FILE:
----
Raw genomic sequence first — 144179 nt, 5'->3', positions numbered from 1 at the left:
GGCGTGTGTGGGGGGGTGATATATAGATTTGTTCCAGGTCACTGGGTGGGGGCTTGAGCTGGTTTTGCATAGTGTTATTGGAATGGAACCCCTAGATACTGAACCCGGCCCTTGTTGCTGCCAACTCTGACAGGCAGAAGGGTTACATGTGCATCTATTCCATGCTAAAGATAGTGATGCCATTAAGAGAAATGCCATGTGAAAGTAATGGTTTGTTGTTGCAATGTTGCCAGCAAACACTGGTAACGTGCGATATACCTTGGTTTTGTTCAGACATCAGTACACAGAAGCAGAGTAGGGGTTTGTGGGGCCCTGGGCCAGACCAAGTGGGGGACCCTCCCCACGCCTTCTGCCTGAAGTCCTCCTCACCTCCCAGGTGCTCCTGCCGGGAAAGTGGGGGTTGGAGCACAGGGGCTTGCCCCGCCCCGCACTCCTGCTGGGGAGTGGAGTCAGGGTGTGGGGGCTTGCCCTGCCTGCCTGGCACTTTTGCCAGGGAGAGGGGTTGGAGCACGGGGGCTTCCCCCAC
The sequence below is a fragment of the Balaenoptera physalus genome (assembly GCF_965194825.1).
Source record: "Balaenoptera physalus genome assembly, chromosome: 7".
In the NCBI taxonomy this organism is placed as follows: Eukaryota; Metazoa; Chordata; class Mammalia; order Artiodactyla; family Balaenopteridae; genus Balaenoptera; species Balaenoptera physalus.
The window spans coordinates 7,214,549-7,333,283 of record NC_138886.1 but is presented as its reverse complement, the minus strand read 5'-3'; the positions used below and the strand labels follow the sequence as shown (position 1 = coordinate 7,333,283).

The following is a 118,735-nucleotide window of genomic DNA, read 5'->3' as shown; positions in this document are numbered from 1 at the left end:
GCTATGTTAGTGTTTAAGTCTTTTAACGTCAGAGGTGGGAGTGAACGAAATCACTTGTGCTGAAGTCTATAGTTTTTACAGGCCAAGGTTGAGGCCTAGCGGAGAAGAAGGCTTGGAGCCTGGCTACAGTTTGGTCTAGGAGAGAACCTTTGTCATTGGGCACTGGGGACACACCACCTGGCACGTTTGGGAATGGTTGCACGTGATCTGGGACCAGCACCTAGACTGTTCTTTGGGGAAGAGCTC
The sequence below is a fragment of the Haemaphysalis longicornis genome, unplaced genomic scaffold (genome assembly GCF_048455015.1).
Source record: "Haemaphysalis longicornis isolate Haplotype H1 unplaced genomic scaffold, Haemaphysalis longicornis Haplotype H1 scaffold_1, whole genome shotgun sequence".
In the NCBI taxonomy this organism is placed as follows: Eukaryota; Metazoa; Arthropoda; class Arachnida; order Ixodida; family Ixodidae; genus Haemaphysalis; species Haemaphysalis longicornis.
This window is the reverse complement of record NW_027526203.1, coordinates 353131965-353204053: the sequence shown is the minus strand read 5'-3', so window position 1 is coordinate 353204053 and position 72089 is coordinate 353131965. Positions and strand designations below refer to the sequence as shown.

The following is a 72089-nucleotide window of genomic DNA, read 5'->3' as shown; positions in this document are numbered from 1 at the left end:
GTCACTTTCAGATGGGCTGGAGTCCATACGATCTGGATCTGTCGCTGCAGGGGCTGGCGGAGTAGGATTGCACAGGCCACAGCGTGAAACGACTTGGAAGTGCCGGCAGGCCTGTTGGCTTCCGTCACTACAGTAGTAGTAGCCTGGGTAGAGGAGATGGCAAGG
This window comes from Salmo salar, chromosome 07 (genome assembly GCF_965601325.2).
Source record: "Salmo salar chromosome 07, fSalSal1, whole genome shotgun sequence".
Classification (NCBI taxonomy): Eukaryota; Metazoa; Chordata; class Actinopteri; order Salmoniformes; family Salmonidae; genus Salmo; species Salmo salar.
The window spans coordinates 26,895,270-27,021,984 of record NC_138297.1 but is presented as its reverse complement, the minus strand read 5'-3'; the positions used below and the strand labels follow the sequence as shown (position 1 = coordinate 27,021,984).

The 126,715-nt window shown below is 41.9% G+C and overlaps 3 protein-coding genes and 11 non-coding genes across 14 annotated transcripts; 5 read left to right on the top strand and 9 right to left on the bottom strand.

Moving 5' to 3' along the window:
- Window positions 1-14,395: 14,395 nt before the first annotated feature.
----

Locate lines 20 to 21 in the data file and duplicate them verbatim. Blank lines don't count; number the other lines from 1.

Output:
Moving 5' to 3' along the window:
- Window positions 1-14,395: 14,395 nt before the first annotated feature.